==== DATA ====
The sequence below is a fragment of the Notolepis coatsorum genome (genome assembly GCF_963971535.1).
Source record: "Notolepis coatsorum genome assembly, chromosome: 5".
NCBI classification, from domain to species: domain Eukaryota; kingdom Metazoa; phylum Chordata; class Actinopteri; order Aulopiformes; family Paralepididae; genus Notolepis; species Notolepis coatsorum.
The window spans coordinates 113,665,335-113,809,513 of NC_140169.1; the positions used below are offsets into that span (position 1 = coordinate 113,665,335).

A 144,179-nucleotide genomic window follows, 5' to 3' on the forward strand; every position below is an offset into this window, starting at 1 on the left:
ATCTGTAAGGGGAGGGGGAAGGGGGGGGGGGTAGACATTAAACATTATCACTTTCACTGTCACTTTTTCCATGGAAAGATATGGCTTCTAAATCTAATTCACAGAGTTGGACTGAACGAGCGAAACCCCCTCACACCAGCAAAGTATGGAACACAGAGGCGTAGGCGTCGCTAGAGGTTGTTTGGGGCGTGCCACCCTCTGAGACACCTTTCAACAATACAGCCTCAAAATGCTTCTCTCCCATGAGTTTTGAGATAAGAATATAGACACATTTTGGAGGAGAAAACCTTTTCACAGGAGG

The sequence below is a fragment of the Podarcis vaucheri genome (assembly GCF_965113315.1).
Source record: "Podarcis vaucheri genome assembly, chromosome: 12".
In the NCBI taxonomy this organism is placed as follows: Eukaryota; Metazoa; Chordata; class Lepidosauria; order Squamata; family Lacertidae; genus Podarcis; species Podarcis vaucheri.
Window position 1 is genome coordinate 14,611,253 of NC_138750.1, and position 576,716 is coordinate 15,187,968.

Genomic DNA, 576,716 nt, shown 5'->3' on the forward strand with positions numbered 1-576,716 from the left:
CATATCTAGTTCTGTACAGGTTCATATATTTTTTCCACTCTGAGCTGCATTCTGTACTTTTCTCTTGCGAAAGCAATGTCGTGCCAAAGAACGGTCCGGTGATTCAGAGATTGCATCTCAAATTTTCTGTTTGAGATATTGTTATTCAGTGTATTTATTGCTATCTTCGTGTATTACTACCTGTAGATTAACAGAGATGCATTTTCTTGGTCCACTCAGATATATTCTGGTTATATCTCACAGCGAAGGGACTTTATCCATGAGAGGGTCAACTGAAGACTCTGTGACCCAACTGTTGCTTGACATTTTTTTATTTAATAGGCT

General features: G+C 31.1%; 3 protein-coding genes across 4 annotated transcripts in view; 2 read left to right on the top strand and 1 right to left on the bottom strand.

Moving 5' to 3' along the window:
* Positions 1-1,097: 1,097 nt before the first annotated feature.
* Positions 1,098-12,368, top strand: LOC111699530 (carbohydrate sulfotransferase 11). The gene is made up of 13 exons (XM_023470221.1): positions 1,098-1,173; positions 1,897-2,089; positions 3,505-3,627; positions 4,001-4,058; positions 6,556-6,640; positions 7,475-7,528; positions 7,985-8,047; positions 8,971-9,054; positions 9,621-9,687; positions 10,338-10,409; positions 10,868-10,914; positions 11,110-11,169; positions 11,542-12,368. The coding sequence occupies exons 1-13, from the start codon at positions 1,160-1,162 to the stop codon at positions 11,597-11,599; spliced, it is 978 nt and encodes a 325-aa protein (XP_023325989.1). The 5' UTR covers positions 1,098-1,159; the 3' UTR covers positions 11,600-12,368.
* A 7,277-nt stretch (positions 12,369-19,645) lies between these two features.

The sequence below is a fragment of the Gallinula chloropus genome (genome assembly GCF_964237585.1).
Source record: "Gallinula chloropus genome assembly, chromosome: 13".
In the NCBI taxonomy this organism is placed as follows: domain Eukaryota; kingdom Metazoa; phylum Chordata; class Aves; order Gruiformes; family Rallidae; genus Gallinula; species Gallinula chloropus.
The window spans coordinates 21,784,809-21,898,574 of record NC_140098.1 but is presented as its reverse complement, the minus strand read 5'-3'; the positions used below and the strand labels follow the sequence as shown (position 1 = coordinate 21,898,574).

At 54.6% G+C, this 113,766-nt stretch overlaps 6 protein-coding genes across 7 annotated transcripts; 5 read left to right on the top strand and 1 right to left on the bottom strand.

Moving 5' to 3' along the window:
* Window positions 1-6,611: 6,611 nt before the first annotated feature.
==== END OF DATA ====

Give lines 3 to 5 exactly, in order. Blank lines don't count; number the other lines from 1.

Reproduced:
NCBI classification, from domain to species: domain Eukaryota; kingdom Metazoa; phylum Chordata; class Actinopteri; order Aulopiformes; family Paralepididae; genus Notolepis; species Notolepis coatsorum.
The window spans coordinates 113,665,335-113,809,513 of NC_140169.1; the positions used below are offsets into that span (position 1 = coordinate 113,665,335).

A 144,179-nucleotide genomic window follows, 5' to 3' on the forward strand; every position below is an offset into this window, starting at 1 on the left: